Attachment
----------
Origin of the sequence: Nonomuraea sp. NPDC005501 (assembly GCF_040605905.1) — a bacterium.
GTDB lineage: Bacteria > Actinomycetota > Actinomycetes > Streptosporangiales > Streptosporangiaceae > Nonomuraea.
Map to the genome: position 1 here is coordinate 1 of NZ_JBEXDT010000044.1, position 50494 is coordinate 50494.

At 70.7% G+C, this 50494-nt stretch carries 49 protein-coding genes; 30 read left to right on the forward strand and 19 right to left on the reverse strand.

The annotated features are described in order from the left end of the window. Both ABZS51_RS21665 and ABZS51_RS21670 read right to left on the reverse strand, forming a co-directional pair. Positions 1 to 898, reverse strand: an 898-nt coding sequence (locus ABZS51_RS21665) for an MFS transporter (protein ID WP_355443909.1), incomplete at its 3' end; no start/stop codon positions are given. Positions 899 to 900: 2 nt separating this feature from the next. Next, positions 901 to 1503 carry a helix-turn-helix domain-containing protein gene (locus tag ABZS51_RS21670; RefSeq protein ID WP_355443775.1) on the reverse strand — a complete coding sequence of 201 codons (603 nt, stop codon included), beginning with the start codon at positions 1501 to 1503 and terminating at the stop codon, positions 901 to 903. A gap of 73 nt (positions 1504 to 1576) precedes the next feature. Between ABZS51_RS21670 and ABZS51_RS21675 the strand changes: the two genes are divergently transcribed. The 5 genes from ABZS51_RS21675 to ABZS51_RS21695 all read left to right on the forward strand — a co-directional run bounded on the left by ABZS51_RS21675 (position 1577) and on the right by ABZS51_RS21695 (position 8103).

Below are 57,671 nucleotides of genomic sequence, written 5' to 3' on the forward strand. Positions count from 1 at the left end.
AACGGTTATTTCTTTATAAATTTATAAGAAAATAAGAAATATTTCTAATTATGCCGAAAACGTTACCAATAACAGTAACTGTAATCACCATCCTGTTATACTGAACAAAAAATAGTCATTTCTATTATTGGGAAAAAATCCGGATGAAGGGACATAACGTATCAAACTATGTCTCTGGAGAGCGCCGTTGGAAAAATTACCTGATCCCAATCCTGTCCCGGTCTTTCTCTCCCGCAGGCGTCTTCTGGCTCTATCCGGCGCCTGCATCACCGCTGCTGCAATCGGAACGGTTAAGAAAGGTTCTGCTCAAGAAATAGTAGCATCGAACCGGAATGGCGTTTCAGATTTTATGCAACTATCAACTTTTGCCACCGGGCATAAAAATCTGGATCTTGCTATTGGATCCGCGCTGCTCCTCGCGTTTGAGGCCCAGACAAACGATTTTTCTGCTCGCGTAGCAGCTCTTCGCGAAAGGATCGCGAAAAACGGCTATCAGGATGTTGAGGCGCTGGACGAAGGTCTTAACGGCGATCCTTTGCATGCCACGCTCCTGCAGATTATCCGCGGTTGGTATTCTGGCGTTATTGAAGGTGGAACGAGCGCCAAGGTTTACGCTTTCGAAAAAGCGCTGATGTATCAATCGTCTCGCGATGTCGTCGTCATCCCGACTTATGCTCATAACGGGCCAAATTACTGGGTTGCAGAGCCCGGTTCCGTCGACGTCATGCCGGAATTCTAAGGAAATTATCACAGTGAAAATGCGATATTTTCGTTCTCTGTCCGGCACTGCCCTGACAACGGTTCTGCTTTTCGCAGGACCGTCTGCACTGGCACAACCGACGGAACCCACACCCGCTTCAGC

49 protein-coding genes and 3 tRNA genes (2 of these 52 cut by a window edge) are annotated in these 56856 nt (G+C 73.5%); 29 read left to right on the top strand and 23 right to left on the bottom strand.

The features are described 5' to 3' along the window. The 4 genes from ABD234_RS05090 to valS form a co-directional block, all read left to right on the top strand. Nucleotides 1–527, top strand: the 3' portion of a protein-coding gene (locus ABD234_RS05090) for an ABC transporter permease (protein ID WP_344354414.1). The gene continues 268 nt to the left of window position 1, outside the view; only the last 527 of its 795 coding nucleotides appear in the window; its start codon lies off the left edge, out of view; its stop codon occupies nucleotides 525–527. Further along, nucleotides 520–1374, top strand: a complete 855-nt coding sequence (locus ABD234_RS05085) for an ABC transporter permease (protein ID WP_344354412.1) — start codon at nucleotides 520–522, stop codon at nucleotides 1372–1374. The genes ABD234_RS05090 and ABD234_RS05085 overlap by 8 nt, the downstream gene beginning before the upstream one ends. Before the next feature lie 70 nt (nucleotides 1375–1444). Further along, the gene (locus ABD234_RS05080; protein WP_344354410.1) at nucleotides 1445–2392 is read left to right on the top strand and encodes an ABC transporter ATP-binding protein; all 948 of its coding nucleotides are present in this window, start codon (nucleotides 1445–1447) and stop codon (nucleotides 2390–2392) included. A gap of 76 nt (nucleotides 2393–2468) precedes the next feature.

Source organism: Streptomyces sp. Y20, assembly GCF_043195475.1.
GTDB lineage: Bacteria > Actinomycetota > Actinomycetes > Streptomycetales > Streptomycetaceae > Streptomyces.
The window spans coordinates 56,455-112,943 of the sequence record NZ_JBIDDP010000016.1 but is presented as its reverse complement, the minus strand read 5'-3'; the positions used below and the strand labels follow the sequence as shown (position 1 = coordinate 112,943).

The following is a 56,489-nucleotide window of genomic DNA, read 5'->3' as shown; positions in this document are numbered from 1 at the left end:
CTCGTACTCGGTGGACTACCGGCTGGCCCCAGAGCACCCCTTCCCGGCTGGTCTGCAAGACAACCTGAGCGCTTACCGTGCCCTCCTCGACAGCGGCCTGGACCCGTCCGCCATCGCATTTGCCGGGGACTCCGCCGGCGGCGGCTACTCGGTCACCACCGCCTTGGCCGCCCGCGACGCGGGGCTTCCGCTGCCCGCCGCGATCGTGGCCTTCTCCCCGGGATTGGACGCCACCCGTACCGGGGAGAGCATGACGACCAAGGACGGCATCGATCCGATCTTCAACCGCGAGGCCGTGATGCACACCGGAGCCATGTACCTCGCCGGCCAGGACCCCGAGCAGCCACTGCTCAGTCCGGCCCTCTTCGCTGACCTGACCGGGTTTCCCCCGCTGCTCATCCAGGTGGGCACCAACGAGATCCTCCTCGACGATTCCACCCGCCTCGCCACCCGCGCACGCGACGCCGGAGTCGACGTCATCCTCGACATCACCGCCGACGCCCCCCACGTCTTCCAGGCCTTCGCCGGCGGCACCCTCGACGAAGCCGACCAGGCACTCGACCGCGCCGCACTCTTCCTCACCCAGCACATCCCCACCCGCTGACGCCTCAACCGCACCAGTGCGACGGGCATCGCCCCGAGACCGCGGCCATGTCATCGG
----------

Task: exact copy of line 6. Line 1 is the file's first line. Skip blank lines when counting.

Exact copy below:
Below are 57,671 nucleotides of genomic sequence, written 5' to 3' on the forward strand. Positions count from 1 at the left end.